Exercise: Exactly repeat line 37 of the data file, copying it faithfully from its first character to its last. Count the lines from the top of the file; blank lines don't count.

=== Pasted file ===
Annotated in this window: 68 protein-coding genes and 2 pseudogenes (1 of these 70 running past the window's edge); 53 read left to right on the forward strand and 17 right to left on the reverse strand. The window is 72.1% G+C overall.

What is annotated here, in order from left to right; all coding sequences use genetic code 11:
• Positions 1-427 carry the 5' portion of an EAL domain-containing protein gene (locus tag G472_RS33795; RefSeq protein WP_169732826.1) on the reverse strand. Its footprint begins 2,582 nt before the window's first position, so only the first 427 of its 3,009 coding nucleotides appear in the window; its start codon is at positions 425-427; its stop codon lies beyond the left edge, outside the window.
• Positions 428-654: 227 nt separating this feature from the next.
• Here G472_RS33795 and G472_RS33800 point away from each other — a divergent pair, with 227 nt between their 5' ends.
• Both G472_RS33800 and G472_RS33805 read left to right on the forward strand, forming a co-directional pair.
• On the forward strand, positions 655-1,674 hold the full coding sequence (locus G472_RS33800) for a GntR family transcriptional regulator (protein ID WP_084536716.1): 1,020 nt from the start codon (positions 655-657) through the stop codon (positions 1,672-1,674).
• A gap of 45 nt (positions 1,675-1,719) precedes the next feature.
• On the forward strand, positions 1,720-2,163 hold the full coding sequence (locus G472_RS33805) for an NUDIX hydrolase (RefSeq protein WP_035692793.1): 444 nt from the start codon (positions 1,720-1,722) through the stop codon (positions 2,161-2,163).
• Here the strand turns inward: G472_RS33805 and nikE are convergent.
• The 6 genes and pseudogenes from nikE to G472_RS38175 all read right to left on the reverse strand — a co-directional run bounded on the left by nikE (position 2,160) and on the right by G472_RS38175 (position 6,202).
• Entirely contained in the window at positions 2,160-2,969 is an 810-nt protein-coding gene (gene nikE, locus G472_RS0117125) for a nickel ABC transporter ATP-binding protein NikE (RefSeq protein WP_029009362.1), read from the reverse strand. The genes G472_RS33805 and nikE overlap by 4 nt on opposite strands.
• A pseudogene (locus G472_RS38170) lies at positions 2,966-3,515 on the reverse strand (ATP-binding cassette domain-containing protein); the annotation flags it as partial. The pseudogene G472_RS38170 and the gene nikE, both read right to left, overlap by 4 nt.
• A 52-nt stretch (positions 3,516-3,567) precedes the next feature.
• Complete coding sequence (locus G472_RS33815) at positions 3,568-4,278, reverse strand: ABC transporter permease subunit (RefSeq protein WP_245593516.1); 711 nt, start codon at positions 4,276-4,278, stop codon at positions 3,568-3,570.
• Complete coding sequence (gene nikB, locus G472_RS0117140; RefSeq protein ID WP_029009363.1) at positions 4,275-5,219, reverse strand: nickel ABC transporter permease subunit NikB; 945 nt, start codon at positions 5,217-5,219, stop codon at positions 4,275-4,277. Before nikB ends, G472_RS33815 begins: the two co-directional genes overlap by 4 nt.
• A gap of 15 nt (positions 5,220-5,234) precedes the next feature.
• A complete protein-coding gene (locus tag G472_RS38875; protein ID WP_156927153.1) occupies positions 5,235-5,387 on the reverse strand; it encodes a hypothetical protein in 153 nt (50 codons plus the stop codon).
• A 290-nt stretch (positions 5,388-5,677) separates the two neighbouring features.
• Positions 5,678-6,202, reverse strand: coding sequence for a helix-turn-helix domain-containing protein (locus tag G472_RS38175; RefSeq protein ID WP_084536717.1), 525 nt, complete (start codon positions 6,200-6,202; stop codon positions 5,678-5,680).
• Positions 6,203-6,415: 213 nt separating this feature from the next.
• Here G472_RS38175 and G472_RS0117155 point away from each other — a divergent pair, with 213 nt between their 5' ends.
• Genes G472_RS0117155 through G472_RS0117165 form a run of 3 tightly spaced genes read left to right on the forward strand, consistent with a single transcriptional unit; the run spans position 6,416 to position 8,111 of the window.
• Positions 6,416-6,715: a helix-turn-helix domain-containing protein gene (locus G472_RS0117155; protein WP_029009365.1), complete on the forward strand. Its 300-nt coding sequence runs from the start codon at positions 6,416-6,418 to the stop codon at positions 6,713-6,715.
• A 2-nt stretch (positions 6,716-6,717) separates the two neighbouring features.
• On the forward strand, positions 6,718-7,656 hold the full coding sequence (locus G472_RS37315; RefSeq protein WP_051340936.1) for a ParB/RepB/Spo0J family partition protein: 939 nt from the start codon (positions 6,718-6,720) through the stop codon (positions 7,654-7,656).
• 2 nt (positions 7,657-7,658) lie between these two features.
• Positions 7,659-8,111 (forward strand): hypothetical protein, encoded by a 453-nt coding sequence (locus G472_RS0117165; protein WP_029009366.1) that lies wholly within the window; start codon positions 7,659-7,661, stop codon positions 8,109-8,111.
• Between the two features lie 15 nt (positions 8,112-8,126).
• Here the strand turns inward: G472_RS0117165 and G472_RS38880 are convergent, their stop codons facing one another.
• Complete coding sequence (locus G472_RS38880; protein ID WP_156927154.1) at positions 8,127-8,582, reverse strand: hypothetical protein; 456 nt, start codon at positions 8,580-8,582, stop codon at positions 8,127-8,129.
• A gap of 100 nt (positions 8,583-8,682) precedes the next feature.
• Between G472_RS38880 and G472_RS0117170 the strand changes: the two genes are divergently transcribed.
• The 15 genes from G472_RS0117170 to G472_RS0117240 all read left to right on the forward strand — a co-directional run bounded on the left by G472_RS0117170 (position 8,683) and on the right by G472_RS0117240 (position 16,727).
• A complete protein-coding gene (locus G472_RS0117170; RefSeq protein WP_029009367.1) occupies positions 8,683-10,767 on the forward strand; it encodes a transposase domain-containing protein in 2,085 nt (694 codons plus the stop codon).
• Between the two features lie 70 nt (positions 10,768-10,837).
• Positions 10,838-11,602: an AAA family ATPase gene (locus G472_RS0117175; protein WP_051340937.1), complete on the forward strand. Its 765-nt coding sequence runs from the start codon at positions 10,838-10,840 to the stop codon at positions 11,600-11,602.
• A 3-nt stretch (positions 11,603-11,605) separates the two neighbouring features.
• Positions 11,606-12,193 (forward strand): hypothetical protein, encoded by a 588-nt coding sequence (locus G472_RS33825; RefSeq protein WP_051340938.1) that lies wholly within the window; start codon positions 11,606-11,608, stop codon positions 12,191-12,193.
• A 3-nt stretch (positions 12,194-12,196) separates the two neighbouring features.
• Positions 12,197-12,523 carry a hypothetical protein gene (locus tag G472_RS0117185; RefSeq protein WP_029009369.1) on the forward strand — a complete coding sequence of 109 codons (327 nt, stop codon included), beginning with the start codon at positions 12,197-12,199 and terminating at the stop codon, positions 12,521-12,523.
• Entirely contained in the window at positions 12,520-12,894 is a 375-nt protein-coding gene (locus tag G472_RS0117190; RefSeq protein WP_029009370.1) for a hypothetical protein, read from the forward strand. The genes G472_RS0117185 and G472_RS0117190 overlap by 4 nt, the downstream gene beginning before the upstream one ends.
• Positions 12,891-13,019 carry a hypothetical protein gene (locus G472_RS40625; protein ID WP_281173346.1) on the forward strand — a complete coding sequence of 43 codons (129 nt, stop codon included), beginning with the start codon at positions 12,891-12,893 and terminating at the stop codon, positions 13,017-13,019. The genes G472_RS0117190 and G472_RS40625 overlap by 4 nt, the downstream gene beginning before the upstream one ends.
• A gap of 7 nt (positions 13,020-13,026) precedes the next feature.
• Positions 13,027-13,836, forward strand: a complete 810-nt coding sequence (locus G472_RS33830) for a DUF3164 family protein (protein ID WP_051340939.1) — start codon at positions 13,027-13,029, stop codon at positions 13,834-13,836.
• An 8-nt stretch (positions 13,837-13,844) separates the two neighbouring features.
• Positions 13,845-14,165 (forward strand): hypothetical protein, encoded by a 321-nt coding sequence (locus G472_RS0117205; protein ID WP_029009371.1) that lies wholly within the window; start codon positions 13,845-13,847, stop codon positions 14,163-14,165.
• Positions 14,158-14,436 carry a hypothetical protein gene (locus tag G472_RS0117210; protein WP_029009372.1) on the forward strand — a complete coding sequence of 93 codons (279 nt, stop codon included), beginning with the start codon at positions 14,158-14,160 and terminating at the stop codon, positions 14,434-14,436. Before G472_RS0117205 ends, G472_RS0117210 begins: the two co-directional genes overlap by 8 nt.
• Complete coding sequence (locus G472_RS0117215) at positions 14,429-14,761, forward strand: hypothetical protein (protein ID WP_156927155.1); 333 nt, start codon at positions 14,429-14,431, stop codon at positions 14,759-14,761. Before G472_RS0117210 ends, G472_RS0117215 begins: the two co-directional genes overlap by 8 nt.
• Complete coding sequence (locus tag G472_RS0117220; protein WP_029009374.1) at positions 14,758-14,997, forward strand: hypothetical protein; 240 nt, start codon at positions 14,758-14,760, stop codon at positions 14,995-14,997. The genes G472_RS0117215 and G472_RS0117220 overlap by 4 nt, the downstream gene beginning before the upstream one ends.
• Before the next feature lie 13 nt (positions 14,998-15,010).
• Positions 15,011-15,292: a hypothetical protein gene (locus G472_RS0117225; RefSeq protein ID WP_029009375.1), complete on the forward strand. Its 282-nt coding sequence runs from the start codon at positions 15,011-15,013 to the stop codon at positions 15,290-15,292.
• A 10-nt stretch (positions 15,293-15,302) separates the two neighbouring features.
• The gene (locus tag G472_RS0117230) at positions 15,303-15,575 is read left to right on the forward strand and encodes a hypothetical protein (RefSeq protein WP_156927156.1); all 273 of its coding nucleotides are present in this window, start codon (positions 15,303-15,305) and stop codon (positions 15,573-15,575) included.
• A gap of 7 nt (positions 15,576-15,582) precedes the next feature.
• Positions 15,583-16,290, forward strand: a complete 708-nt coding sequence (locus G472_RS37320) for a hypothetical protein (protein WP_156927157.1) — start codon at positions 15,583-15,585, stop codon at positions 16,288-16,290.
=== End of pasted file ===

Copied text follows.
• Positions 10,838-11,602: an AAA family ATPase gene (locus G472_RS0117175; protein WP_051340937.1), complete on the forward strand. Its 765-nt coding sequence runs from the start codon at positions 10,838-10,840 to the stop codon at positions 11,600-11,602.